Owning colour

Owning a colour – Karoshi

Colour is a vital element that needs strong consideration when building a visual identity. If applied consistently and effectively it can instantly assist consumers in their recognition of a company or product. Arguably more powerful than a logo when used correctly (think EasyJet), the decision towards chosen brand colours is often made against competitors as a means of greater stand out in a given sector.

The importance for clear differentiation has inevitably led to the search for trademark protection – probably the best-known recent example being Cadbury. Although they may have lost their legal battle against Darrell Lea, they won the war and now have protection against competitors using Pantone 2865 (purple) for chocolate packaging.

Tiffany & Co have a trademark against ‘Robin’s Egg Blue’ for jewellery boxes and bags, and UPS have ‘Pullman Brown’ for parcel delivery but they’re only enforceable within a defined sector. Trademarking therefore does not enable you to truly ‘own’ a colour, but being able to ‘own’ consumers’ associations between a colour and product or service is undeniably more valuable.

ISTD award

Brazil 2014 World Cup wallchart – Designed by Karoshi

Karoshi are proud to have been awarded a Certificate of Excellence at the 2014 International Typographic Awards.

The annual awards are organised and judged by the prestigious International Society of Typographic Designers (ISTD) and were hosted at the De La Warr Pavillion, Bexhill on Sea.

Our award came in the integrated designs/campaigns category in recognition of our Brazil Fourteen project.

Happy logos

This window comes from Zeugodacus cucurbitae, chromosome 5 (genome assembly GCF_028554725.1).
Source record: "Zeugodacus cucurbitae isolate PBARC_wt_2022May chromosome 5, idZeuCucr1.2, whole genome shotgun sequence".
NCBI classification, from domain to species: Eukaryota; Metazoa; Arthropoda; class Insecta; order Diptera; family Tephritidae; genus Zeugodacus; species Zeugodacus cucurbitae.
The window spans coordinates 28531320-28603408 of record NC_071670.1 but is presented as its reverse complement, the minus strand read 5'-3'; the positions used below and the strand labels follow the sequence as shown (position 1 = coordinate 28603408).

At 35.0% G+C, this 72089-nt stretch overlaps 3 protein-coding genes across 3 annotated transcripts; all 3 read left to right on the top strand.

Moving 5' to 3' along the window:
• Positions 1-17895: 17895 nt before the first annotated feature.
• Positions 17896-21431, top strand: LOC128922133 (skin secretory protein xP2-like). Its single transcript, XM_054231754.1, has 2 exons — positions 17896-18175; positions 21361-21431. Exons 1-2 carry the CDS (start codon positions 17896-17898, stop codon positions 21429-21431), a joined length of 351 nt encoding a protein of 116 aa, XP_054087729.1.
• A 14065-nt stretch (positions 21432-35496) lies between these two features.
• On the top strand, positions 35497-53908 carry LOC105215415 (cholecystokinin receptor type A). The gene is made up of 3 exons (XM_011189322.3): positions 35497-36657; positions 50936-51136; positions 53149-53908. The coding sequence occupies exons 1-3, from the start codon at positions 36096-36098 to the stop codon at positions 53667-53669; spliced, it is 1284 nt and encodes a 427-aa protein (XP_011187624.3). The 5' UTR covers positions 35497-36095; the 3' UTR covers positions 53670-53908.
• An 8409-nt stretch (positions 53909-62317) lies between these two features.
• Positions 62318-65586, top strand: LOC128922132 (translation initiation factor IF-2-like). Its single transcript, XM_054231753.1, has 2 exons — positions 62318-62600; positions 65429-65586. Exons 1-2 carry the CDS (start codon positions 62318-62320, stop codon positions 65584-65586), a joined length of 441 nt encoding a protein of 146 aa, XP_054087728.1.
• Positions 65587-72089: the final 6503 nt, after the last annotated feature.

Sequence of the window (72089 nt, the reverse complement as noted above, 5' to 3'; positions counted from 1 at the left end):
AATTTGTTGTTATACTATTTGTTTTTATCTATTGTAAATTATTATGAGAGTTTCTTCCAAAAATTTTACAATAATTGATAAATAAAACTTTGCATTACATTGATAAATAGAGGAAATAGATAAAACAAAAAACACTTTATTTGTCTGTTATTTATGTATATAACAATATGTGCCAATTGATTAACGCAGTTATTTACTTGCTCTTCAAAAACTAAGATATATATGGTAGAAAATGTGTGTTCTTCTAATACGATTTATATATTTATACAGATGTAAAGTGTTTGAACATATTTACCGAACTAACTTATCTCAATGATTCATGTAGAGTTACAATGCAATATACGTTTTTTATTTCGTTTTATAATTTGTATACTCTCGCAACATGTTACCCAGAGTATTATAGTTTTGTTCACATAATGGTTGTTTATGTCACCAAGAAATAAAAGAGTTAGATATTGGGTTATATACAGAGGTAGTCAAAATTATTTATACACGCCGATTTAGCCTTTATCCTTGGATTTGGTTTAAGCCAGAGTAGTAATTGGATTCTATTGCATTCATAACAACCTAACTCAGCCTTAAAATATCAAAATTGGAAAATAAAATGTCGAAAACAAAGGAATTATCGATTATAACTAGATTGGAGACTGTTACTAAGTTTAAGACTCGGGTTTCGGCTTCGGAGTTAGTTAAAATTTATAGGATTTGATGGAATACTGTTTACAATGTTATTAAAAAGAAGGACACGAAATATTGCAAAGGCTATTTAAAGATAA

Happy Logos – written by Karoshi

Ever noticed how many logos appear to be smiling at you? It has been said that there are around 50 types of smiles that humans use, most of which can be understood immediately. This could be one of the reasons why so many designers have adopted it as a device. In much the same way as you would select that one particular ‘emoji’ out of the range of 18 simple smiley yellow faces, the clever use of a curved line or shape can appear to tell the viewer a very particular message.

Many of these examples integrate a hidden message along with this device, such as ‘Amazon’ using its smile to show they sell everything from A to Z and ‘National Express’ taking you from one location to the next. Although, it is through an example like ‘Argos’ that a smile is symbolized for the clear purpose of conveying a particular emotion and value. With its smile stretching the full length of the logotype, it gives a welcoming, friendly tone coupled with a confident perception from it’s controlled curvature.

Above all, the smile’s ability to be understood universally is what makes the device so useful. It is unlikely that smiling at someone in a different country would give the undesired reaction. In general everyone likes and wants to feel happy so a brand who can suggest they will make their customers smile is an attribute that would clearly explain its popularity.